‘To The Moon’ Review: A Superlative Sci-Fi Tearjerker, Now On Switch
To the Moon looks like a game out of time. Originally created by Freebird Games using the RPG Maker XP toolset-cum-engine, and released on PC in 2011, its pixel-art visuals are vividly reminiscent of Super Nintendo-era role-playing games like Secret of Mana and Chrono Trigger. Only, how it plays is nowhere near as slick as those 16-bit classics.
As you play through To the Moon's four-hour story, you see assets repeat regularly, your characters will get caught on parts of the environment, and what you're actually meant to do next isn't always communicated effectively. Sometimes you'll try to speak with an NPC and instead get a description of an item next to them. Walking up stairs can be a chore as you wiggle your avatar - one of two doctors, but more on them in a moment - in a zig-zag pattern because the game doesn't do diagonal movements.
But none of these minor gripes really matter. To the Moon is less about form and more about purpose - and playing absolute havoc with your emotions. Its brand-new Switch port, released on January 16th and (re)made by X.D. Network Inc using Unity rather than RPG Maker, is my first time with the game. And yes, reader, there was a small lump in my throat as the credits rolled.
This is exemplary storytelling in the video gaming medium, where interactivity is always subtle but vital to the experience, and any mechanical frustrations are almost immediately put aside as the next heart-squeezing moment hits. And because the greatest strength of To the Moon is its story, it's hard to truly sell to a newcomer without wandering into spoiler territory. But, I'll try.
Two doctors - we'll call them Eva and Neil, as those are their names - show up to a big mansion on a cliffside, where a character called Johnny is on his deathbed. The doctors work for a company called Sigmund Corp, which specialises in memory alteration. They've been called because Johnny wants to pass on thinking he's achieved something his real life never managed: to go to the Moon.
Cue: a whole lot of diving into and digging through Johnny's actual memories, and finding specific mementos to leap between points in his life, in an attempt to seed the ambition in childhood Johnny to become an astronaut and, yep, go to the Moon.
But there are, let's say, complications. There's River, Johnny's wife. Her presence through his life isn't as black and white as Neil and Eva were initially led to believe. To reveal any more about her role in the story is a big no-can-do, likewise any further details on the mansion, its other inhabitants, Johnny's mother and anyone else that he may or may not be related to.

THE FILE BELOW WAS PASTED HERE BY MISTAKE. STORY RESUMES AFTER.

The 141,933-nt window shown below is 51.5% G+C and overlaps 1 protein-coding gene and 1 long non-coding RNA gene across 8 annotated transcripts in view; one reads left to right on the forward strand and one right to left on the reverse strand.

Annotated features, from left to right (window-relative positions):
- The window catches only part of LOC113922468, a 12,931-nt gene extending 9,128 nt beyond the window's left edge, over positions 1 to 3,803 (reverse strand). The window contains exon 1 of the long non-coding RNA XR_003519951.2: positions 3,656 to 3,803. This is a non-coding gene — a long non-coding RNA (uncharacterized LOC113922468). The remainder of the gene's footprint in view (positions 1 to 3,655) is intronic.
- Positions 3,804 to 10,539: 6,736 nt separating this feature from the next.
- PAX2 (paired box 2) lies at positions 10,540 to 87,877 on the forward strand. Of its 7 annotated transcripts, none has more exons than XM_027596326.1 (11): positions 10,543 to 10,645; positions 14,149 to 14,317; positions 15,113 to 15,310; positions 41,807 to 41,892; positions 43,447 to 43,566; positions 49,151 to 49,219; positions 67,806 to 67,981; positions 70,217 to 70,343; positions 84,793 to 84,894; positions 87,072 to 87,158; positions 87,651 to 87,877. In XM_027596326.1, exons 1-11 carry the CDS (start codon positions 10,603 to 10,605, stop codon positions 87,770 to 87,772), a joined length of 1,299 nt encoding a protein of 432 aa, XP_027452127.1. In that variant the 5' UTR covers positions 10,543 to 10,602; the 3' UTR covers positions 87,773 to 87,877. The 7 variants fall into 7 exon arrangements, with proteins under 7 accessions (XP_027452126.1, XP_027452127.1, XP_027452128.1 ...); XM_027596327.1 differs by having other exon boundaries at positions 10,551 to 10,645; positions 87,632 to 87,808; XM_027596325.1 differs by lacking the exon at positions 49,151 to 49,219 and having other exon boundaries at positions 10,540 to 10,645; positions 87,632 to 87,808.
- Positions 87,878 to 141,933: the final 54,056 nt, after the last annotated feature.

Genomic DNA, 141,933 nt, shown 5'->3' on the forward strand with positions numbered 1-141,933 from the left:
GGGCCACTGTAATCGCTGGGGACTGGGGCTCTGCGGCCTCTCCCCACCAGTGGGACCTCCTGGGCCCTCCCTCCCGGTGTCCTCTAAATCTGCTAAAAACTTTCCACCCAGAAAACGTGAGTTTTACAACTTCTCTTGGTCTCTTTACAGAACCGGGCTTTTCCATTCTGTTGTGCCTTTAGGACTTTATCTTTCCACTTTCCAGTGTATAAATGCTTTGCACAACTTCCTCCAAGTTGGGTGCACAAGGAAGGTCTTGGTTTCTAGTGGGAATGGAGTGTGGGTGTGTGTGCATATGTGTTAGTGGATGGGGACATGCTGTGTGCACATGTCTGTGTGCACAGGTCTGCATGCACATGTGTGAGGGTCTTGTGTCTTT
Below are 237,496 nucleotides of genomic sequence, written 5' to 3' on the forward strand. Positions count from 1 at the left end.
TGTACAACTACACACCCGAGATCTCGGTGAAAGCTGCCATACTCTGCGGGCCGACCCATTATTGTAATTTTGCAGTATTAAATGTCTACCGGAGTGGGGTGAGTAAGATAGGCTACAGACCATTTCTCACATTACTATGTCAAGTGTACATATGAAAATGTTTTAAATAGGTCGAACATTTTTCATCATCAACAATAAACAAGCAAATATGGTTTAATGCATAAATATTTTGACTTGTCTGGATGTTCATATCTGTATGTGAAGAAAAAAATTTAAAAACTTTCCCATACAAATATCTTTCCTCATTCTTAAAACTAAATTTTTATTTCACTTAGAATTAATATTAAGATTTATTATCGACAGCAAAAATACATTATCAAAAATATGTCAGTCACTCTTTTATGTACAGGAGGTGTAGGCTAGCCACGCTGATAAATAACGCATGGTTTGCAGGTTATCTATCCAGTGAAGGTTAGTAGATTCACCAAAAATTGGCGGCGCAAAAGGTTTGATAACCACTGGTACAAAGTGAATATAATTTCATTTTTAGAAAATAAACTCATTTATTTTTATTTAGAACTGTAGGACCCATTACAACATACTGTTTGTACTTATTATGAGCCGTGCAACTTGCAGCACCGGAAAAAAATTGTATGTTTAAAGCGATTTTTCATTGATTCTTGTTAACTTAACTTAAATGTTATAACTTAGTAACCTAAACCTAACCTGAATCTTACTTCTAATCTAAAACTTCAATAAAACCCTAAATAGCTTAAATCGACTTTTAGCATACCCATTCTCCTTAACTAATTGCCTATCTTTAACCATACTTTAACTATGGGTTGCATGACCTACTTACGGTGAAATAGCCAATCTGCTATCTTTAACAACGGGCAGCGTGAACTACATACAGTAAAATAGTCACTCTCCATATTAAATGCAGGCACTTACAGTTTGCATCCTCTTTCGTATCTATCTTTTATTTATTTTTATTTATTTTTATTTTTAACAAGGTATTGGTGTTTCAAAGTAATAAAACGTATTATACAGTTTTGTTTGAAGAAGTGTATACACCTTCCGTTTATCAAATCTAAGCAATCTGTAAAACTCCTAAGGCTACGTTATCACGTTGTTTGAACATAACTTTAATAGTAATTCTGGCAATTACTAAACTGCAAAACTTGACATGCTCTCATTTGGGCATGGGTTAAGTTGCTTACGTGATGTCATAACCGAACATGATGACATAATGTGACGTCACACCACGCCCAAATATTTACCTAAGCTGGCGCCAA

'To the Moon' is that rare breed of sci-fi story that focuses on people and places, relationships and repercussions, more than futuristic technology.
How the doctors jump from memory to memory involves some very light puzzling - you have to turn panels on an image of the memento in question, to complete a picture, in as few moves as possible. Unlocking each memento, in each scenario, requires the discovery of five other objects of significance. This means there's exploring to do, and the doctors will need to converse with Johnny's memory's version of former friends and peers.
And that's really it for the gameplay. It's almost bewilderingly elemental, back-to-basics of design as a very purposeful feature, so as to let the story shine through like a lighthouse in a midnight sea. And when its plot threads begin to tie together, in its final two acts (of five, in total), you'll be struck by just how smart, how tender, and how accomplished Freebird's work here is.
To the Moon was written by one person, Kan Gao (who also designed the game, and composed its beautiful, piano-led soundtrack), inspired by his own grandfather's final days. And if Charlie Brooker hasn't got in touch with him for some Black Mirror ideas, well, he really should.
Because that's where my mind wanders off to, after finally seeing this game through: to thoughts of how To the Moon would be perfect for a television or motion picture adaptation. It's that rare breed of sci-fi story that focuses on people and places, relationships and repercussions, more than futuristic technology. Ergo: it's more 'San Junipero' than it is 'Crocodile'.
That most of the game takes place in a virtual world constructed from a dying man's fading memories, accessed via high-tech headsets and computer programs, is purely a background element in a fulfilling, affecting experience that will leave most players solemn and silent at its end, but happy, too. Because while To the Moon is definitely a sad game, warm and generous humour runs through it, especially in the interactions between the two doctors.
To the Moon is also available on iOS and Android, PC and Mac, and Linux, with this Switch version marking its overdue debut on console. (Weirdly, at the time of writing, it's been removed from the Nintendo eShop, but hopefully that's a temporary thing.) Basically, if you've got something to play this game on, go and play it. Don't wait for most of a decade like I did. It really is too special to sleep on.
We tested To the Moon using Nintendo Switch code supplied by X.D. Network (XD Inc.). Older versions of the game are available now for platforms listed above. A guide to GAMINGbible's review scores can be found here.
Featured Image Credit: Freebird Games / X.D. Network (XD Inc.)